A doc on MyanmarI'm not familiar with Robert H. Lieberman's work but this documentary titled, "They Call it Myanmar: Lifting the Curtain", was very informative and not so "in your face". I particularly like films about SE countries because of how Buddhism is entrenched in their lives. This is the country where Aung Suu Kyi is from. She was detained for 15 years in house arrest by her government for being supposedly being a threat to stability and peace in her country. The efforts of Aung San Suu Kyi are shown in an interview. She cannot take the Burmese militaric government on her own but she's definitely made an impact along with the Buddhist monks with the use of their peaceful protesting. I really hate politics but it's something I can't seem to avoid.
There was alot of great footage captured but some of the narration style gave off an air of "uppityness". Maybe the tone would have been set better with a better choice of words. There were parts shown with the Burmese people telling the camera guy he wasn't allowed to film and the camera guy was questioning why which I thought was pretty dumb. Personally, if I were in a foreign country I'd just do what they say in order to avoid any problems like um... getting tortured and/or arrested which probably happens all the time.
The gap between the rich and poor always seems to be widening when a middle class doesn't exist. Being able to eat twice a day is considered being well off. A poor person's typical day is selling off some household items to get bus fare so he or she can get to work and then, buy the same items back at the end of the day with the earned wages. Many families can't afford to send their children to school so they work. There is a young boy shown hammering sheets of gold to be sold to temple visitors. I think the boy spends at least 8 hours pounding one sheet of gold. People buy these sheets and place it on a statue of Buddha and meditate or pray. Some statues have grown immensely, completely covered with these gold sheets, and are thousands of years old. Buddhism is a huge part of the Burmese lives. The everyday people look poor and pitiful but there is peace in their eyes. I really admire that.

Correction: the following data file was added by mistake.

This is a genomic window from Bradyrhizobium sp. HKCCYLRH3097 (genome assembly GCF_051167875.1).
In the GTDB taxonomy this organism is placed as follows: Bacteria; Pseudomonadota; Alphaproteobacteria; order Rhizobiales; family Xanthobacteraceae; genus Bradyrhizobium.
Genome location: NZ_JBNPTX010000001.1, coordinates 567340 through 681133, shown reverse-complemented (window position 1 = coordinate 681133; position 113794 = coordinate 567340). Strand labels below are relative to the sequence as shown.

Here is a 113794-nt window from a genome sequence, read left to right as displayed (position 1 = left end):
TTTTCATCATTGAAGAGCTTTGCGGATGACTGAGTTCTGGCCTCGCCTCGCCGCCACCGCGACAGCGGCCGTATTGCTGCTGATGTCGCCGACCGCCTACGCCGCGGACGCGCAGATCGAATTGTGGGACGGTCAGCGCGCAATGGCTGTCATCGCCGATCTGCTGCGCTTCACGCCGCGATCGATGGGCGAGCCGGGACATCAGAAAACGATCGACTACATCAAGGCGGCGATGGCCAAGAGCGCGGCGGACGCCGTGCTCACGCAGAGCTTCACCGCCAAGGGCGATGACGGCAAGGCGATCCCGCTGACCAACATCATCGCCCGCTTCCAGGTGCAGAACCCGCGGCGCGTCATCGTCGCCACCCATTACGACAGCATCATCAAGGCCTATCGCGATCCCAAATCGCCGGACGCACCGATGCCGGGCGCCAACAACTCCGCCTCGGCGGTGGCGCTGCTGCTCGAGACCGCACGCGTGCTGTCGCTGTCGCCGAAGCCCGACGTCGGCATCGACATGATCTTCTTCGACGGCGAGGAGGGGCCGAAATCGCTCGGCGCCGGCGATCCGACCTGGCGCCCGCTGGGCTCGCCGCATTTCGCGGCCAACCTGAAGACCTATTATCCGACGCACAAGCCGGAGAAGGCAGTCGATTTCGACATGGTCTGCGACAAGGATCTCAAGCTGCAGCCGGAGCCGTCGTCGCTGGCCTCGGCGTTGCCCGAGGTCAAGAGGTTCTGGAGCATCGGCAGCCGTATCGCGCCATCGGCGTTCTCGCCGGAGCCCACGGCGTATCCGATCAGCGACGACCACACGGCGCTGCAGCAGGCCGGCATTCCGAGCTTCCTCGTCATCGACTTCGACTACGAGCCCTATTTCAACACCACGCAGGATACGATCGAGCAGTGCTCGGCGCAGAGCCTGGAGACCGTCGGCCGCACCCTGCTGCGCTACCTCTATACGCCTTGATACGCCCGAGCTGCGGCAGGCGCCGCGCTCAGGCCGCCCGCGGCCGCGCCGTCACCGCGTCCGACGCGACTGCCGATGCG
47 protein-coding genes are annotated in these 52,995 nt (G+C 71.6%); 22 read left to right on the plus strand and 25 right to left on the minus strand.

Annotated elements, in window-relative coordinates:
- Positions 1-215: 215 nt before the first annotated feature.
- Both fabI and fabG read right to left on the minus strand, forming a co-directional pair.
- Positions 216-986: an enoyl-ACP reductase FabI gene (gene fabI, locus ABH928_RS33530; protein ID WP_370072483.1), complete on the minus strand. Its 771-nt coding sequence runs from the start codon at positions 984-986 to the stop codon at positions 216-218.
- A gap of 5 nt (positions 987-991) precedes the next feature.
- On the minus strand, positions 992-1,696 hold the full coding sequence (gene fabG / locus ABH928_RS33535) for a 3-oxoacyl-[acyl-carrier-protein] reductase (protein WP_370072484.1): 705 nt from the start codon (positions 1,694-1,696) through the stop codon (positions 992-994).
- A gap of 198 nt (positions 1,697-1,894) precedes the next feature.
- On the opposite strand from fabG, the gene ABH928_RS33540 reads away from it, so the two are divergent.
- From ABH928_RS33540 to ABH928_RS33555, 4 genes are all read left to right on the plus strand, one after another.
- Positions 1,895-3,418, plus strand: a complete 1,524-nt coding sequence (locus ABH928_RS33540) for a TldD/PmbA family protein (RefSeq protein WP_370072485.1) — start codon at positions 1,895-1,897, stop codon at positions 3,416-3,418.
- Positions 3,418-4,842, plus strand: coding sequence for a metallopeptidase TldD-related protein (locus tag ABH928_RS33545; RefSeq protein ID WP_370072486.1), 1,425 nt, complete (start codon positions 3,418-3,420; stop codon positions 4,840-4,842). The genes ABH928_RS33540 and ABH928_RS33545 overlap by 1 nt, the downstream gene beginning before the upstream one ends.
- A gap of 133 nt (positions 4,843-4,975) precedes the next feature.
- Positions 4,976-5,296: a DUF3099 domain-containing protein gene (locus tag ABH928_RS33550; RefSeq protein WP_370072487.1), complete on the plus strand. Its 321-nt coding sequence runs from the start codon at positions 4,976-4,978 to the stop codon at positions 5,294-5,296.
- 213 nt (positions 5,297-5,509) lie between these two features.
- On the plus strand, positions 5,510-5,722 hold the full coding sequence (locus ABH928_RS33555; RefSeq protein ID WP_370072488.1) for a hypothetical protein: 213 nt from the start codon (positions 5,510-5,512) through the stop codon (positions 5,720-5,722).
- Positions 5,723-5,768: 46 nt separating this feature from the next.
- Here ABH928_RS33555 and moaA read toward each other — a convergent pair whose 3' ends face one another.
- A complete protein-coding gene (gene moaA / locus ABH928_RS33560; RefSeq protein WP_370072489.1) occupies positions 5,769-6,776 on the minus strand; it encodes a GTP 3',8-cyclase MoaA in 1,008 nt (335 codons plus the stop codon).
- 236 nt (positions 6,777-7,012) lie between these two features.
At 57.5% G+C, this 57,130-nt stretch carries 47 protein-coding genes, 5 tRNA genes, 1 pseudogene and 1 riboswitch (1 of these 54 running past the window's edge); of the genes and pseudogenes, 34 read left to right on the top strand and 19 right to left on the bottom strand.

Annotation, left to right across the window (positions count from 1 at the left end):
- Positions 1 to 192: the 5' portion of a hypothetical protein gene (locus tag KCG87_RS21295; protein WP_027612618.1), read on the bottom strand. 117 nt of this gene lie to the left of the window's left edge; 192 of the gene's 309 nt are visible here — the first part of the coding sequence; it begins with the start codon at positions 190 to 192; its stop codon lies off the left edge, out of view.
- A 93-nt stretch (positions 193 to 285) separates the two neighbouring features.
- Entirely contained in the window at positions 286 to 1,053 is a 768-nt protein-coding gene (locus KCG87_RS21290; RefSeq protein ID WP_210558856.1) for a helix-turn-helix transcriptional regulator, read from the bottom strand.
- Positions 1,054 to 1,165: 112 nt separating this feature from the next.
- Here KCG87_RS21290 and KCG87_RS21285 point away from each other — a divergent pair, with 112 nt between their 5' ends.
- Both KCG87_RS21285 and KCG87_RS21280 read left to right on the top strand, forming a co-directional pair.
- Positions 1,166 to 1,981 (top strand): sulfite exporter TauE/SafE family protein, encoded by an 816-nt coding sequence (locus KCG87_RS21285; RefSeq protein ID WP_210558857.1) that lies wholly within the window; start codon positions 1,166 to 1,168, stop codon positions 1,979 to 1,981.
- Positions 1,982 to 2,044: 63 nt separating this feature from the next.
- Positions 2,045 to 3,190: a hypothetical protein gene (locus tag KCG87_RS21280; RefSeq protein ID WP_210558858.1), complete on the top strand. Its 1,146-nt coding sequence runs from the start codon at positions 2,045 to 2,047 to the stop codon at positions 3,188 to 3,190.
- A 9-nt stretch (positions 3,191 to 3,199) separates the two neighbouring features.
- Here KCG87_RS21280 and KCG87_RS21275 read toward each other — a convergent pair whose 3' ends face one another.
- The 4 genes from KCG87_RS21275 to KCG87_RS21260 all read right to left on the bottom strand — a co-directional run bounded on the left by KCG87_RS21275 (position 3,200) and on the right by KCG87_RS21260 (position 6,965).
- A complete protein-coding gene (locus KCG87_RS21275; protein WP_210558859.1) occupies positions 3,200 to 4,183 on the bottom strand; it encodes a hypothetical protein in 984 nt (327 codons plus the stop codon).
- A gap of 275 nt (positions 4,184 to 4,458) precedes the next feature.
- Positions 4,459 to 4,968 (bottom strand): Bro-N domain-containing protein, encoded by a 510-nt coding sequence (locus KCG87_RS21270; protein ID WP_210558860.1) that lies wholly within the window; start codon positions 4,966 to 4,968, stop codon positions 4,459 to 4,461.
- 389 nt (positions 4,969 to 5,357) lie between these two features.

outofthebleu 31-35, F 2 Responses 3 Feb 12, 2013